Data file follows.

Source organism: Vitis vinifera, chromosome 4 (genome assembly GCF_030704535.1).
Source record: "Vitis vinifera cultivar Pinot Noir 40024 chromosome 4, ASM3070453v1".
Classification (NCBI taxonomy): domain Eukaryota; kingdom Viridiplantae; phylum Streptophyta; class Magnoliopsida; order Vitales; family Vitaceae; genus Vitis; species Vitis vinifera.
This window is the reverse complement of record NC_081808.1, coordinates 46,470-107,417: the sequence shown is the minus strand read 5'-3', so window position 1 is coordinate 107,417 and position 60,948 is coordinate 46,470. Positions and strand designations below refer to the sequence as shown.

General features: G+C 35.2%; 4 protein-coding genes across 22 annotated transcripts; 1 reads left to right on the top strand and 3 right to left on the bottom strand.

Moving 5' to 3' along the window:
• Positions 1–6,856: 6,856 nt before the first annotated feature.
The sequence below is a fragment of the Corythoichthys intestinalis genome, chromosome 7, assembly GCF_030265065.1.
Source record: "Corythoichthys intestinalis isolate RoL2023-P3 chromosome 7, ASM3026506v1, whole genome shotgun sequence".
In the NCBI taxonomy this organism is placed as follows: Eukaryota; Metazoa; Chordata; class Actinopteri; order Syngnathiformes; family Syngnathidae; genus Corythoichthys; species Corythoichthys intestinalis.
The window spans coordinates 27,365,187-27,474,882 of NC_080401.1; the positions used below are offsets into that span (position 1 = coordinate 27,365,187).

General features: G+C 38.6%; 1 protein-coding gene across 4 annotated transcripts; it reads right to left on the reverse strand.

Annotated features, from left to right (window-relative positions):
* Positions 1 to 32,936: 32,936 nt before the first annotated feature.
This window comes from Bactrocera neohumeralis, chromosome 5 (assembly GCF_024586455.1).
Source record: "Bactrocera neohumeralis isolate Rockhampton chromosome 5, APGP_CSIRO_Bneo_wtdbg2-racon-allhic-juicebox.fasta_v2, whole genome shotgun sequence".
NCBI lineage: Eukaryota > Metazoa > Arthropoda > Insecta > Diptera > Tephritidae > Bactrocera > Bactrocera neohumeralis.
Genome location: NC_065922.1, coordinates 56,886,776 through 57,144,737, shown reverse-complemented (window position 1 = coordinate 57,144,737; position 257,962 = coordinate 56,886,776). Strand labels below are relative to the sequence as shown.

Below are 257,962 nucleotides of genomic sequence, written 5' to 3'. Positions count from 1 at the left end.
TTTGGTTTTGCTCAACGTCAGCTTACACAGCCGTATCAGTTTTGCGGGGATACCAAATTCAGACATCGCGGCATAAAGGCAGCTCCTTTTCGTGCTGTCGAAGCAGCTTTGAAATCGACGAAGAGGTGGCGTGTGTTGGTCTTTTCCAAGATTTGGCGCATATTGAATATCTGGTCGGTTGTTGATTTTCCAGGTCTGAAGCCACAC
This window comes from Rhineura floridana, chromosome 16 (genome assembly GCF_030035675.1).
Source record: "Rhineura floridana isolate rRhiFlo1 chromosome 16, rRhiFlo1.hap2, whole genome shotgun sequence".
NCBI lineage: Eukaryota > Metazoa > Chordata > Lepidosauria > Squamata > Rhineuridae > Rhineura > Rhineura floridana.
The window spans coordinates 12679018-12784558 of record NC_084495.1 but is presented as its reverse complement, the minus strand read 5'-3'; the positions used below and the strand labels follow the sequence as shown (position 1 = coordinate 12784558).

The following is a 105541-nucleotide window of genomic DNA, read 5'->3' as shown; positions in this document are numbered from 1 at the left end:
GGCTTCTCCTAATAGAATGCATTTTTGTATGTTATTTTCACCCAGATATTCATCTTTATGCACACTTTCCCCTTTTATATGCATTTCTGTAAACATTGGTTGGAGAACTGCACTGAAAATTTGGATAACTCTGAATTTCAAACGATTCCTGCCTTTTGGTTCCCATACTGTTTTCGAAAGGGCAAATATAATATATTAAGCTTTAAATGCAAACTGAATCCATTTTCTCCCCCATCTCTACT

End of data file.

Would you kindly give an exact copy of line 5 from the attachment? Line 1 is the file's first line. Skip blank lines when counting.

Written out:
General features: G+C 35.2%; 4 protein-coding genes across 22 annotated transcripts; 1 reads left to right on the top strand and 3 right to left on the bottom strand.